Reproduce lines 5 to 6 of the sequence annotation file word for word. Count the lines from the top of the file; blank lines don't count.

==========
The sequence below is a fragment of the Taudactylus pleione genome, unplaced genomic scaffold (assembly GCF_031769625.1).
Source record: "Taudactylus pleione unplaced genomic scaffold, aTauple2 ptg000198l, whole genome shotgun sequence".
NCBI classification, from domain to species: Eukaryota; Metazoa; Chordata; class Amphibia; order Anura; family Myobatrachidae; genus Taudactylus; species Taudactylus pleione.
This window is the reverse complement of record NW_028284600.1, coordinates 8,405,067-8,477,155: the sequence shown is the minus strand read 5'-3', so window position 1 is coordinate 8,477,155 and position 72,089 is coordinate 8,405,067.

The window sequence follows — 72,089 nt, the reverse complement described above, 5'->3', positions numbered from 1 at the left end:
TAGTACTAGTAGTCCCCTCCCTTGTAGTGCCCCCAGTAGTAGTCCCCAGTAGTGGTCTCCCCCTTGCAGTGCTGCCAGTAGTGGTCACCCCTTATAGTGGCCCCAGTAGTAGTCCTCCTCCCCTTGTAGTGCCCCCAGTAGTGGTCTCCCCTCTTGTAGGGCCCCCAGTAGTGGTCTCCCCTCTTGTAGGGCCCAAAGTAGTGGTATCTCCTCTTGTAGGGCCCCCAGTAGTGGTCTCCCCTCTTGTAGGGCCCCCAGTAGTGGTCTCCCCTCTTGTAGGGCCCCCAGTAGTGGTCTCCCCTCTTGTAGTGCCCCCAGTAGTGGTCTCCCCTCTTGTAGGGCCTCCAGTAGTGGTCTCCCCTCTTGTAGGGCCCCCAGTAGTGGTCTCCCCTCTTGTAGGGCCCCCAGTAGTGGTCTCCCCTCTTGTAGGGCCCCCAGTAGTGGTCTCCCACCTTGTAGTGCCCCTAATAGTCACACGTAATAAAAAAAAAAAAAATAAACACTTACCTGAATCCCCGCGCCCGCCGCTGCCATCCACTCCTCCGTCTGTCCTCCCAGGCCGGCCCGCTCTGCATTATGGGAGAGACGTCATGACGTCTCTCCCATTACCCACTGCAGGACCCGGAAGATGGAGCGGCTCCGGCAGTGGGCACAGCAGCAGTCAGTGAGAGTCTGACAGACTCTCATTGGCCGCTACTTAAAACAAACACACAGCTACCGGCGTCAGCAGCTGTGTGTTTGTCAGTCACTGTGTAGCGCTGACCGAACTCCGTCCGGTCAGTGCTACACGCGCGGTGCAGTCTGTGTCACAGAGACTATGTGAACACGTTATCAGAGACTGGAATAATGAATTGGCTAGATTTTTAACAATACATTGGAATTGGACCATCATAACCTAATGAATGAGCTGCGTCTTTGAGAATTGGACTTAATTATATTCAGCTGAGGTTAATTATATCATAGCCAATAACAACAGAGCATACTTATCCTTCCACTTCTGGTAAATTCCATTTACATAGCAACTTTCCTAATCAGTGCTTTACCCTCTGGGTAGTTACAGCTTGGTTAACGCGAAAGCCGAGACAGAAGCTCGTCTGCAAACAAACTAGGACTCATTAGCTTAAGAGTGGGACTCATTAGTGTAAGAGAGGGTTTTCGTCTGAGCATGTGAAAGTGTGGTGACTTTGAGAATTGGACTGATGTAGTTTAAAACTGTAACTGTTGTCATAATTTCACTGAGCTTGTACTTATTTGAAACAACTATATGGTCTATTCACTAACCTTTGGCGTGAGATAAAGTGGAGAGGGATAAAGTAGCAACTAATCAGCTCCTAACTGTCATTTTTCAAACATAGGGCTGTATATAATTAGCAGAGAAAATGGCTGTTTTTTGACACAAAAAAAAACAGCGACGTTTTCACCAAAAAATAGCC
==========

The window sequence follows — 72,089 nt, the reverse complement described above, 5'->3', positions numbered from 1 at the left end:
TAGTACTAGTAGTCCCCTCCCTTGTAGTGCCCCCAGTAGTAGTCCCCAGTAGTGGTCTCCCCCTTGCAGTGCTGCCAGTAGTGGTCACCCCTTATAGTGGCCCCAGTAGTAGTCCTCCTCCCCTTGTAGTGCCCCCAGTAGTGGTCTCCCCTCTTGTAGGGCCCCCAGTAGTGGTCTCCCCTCTTGTAGGGCCCAAAGTAGTGGTATCTCCTCTTGTAGGGCCCCCAGTAGTGGTCTCCCCTCTTGTAGGGCCCCCAGTAGTGGTCTCCCCTCTTGTAGGGCCCCCAGTAGTGGTCTCCCCTCTTGTAGTGCCCCCAGTAGTGGTCTCCCCTCTTGTAGGGCCTCCAGTAGTGGTCTCCCCTCTTGTAGGGCCCCCAGTAGTGGTCTCCCCTCTTGTAGGGCCCCCAGTAGTGGTCTCCCCTCTTGTAGGGCCCCCAGTAGTGGTCTCCCACCTTGTAGTGCCCCTAATAGTCACACGTAATAAAAAAAAAAAAAATAAACACTTACCTGAATCCCCGCGCCCGCCGCTGCCATCCACTCCTCCGTCTGTCCTCCCAGGCCGGCCCGCTCTGCATTATGGGAGAGACGTCATGACGTCTCTCCCATTACCCACTGCAGGACCCGGAAGATGGAGCGGCTCCGGCAGTGGGCACAGCAGCAGTCAGTGAGAGTCTGACAGACTCTCATTGGCCGCTACTTAAAACAAACACACAGCTACCGGCGTCAGCAGCTGTGTGTTTGTCAGTCACTGTGTAGCGCTGACCGAACTCCGTCCGGTCAGTGCTACACGCGCGGTGCAGTCTGTGTCACAGAGACTATGTGAACACGTTATCAGAGACTGGAATAATGAATTGGCTAGATTTTTAACAATACATTGGAATTGGACCATCATAACCTAATGAATGAGCTGCGTCTTTGAGAATTGGACTTAATTATATTCAGCTGAGGTTAATTATATCATAGCCAATAACAACAGAGCATACTTATCCTTCCACTTCTGGTAAATTCCATTTACATAGCAACTTTCCTAATCAGTGCTTTACCCTCTGGGTAGTTACAGCTTGGTTAACGCGAAAGCCGAGACAGAAGCTCGTCTGCAAACAAACTAGGACTCATTAGCTTAAGAGTGGGACTCATTAGTGTAAGAGAGGGTTTTCGTCTGAGCATGTGAAAGTGTGGTGACTTTGAGAATTGGACTGATGTAGTTTAAAACTGTAACTGTTGTCATAATTTCACTGAGCTTGTACTTATTTGAAACAACTATATGGTCTATTCACTAACCTTTGGCGTGAGATAAAGTGGAGAGGGATAAAGTAGCAACTAATCAGCTCCTAACTGTCATTTTTCAAACATAGGGCTGTATATAATTAGCAGAGAAAATGGCTGTTTTTTGACACAAAAAAAAACAGCGACGTTTTCACCAAAAAATAGCC